Microsoft has announced that they are shutting down support for Windows 10. Have you heard of that?
In April 2025, Windows 10 will no longer receive additional support from Microsoft. This means that your laptop will no longer get security updates, or major updates, and your laptop is more bound to be exposed to security threats. Why would they do this? Well, honestly Windows 10 has already been 10 years old — the same reason why they ended support for Windows 7.
I think we all can get the message here: Microsoft is trying to push the users to shift towards their latest operating system: Windows 11. Shouldn’t be a problem, right? Just head over to the settings, go to Windows update, and then there should be an option for you to upgrade to Windows 11 for free.
Problem starts when your computer does not meet the minimum requirements to upgrade to Windows 11. You’ll see something like this:
If you’re using newer models of laptop, this shouldn’t pose too much of a problem; they’ve fixed the issue. But there are older models of computers and laptops that some of us are still using, and they might not be able to upgrade to this. This isn’t just the issue with us, either — often than not we can see computers in our local library, school, and office still using outdated models. Some of them are even still using Windows 7. Look at the graph here:
See how Windows operating system completely dominates the market share in Malaysia. Windows towers over MacOS, the operating system for MacBook. Which means that major computers in Malaysia rely heavily on this operating system. And this is how many of these computers are using Windows 10:
See how Windows 10 is still being used by a major percentage of computers, and Windows 11 only makes not even half the fraction here? So think about it — in less than two years from now, they need to upgrade the operating system if they want to prevent unnecessary attacks. Some of us probably need to get another laptop or so just to prevent dealing with potential attacks, too. No?
Maybe it’s about time we ‘explore’ other options. We’re not just stuck with Windows, mind you. We can switch to other operating systems. Notice that we mainly have: Windows, MacOS, and Linux (‘Others’ stands for something else). I’ll briefly detail you on each and every option for other operating systems, and what you can expect from these.
This is important as well — you should know, as a consumer, that you have rights. You’re not restricted to one thing only; you’re free to explore. So, when push comes to shove, like in this case, you know you are not restricted.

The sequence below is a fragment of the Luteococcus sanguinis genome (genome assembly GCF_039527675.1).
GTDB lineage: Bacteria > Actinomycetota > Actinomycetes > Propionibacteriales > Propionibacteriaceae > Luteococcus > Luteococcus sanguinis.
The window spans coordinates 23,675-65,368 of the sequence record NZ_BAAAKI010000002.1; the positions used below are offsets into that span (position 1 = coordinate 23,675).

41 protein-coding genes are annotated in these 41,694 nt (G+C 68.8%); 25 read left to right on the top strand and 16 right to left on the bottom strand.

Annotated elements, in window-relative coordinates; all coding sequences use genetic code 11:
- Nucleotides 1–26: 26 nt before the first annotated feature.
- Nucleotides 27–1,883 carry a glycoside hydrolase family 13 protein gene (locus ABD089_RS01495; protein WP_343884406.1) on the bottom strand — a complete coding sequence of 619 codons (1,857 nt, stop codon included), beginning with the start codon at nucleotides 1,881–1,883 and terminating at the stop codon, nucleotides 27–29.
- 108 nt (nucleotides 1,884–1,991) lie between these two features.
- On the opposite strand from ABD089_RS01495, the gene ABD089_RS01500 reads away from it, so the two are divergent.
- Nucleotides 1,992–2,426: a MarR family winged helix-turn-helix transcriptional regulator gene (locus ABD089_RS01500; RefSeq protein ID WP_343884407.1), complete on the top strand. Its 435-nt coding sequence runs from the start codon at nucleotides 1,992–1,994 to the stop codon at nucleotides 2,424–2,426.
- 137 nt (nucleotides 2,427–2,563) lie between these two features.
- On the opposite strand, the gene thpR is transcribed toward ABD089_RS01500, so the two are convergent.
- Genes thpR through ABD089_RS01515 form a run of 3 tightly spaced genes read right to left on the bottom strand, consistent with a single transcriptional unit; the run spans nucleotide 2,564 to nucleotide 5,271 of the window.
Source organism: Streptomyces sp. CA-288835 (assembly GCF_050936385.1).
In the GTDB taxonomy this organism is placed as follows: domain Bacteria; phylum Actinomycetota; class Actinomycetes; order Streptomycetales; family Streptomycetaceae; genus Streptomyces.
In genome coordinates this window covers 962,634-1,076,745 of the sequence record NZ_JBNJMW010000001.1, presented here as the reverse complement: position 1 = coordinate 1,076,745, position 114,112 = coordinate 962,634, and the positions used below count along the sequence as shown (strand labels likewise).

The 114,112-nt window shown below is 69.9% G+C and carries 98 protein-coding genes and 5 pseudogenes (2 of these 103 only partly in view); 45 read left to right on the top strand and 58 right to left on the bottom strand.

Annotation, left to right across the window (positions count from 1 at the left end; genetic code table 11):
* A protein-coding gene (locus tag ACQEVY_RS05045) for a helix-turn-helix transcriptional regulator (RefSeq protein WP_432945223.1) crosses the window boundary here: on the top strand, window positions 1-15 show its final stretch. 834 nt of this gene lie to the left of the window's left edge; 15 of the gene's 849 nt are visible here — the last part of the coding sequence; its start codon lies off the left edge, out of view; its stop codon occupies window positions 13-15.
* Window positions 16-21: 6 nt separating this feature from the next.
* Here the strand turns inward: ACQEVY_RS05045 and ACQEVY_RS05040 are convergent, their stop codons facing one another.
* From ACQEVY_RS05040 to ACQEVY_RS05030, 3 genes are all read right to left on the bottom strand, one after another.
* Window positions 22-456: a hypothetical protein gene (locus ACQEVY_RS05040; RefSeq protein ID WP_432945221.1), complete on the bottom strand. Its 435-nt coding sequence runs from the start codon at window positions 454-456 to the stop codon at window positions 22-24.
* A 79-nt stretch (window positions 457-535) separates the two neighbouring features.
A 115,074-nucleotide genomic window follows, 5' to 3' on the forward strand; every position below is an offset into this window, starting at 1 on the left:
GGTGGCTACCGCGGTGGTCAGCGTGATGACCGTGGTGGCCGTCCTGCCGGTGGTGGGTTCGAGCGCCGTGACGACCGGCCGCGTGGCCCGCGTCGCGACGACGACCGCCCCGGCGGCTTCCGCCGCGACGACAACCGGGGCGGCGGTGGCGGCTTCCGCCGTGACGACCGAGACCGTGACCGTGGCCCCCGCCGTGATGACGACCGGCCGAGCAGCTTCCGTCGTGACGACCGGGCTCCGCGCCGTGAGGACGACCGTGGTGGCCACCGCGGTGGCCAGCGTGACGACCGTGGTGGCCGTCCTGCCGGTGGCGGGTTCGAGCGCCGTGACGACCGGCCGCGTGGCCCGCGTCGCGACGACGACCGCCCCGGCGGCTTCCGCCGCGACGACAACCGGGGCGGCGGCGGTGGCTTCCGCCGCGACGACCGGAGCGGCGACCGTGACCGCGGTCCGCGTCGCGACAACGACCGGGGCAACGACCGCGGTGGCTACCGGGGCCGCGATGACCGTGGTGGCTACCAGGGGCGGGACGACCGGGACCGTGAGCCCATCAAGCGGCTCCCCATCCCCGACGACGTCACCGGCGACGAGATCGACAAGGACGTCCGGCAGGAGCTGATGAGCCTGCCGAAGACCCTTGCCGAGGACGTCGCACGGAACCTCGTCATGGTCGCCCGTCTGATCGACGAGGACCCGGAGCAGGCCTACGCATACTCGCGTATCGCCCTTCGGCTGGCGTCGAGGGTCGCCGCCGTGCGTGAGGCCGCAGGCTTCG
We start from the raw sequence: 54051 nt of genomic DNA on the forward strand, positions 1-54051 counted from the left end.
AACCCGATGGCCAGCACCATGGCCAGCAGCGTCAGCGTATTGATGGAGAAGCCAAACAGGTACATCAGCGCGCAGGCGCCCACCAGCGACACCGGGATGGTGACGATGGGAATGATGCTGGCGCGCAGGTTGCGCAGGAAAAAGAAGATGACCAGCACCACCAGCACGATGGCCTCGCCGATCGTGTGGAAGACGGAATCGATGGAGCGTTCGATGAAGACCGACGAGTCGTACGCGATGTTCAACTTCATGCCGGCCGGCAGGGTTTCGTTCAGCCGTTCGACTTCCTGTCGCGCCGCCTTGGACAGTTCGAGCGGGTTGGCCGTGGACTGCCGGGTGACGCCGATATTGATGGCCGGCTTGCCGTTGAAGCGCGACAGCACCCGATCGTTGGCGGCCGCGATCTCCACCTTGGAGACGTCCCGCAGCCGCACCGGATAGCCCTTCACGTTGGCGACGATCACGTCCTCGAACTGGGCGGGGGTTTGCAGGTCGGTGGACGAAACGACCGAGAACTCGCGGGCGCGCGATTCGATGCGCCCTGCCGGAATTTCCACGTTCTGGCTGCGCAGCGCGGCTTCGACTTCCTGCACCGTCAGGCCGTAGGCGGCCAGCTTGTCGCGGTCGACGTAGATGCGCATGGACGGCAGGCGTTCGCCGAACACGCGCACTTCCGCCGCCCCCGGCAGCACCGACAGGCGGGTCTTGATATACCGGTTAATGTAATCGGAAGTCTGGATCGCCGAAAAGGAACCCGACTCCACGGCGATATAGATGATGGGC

So this week, let’s start with MacOS. The Macbook Operating System has, and always will be versatile when it comes to UI and design language. They look beautiful. The home screen, the dock, the menu bar — even the action centre are designed in a way that they are both practical and minimalistic. Plus it has little to no issues with compatibility. Each and every programme that you install on MacOS, chances are, they won’t malfunction, freeze, or crash.
The problems you tend to have in Windows are far less likely to happen here. It works similarly to how applications on iOS are running smoothly with little to no problems — they have catered to these operating systems. They work on Windows, too, mind you. The reason why they work so well in MacOS is because the models using the MacOS consist of only MacBooks, and we don’t have tons of variations of MacBooks. Take a look at the Final Cut Pro, or Adobe Premiere Pro, for example. They work flawlessly on MacOS.
So what’s really the issue here?
What’s really the fear of having MacOS?
The problem is money. MacOS can only run on MacBooks, and MacBooks aren’t exactly affordable. The cheapest model you can find is RM4,399. That’s roughly the price of my motorcycle outside there — I might as well just buy a new one; my motorcycle is already begging for its life right now. You can try to have it installed on Windows laptops, but chances are it will just break. You can try to emulate the operating system on a virtual machine, but then you’ll be running two operating systems in one sitting. That takes resources, which obviously isn’t ideal. You would want to only run one operating system.
There’s another issue with MacOS. For gamers, particularly. You won’t really find people who use MacBook play games. MacOS is not designed for games, and neither are the MacBooks. They usually lack the hardware needed to run heavy titles. So no, you won’t be able to play Fortnite on max settings.
Before you start approaching me with the news that “Oh Apple just announced that they have PC ports for Apple devices now!” yes, but it’s applicable for Apple Silicon Pro. You know, the one that looks like a cheese grater? The one that costs half of the price of a Myvi? Yes. Standard MacBook or iMac won’t be able to support heavy titles.
So unless you have the money, and you’re generally doing productivity-related tasks and not in gaming, MacOS is suitable for you.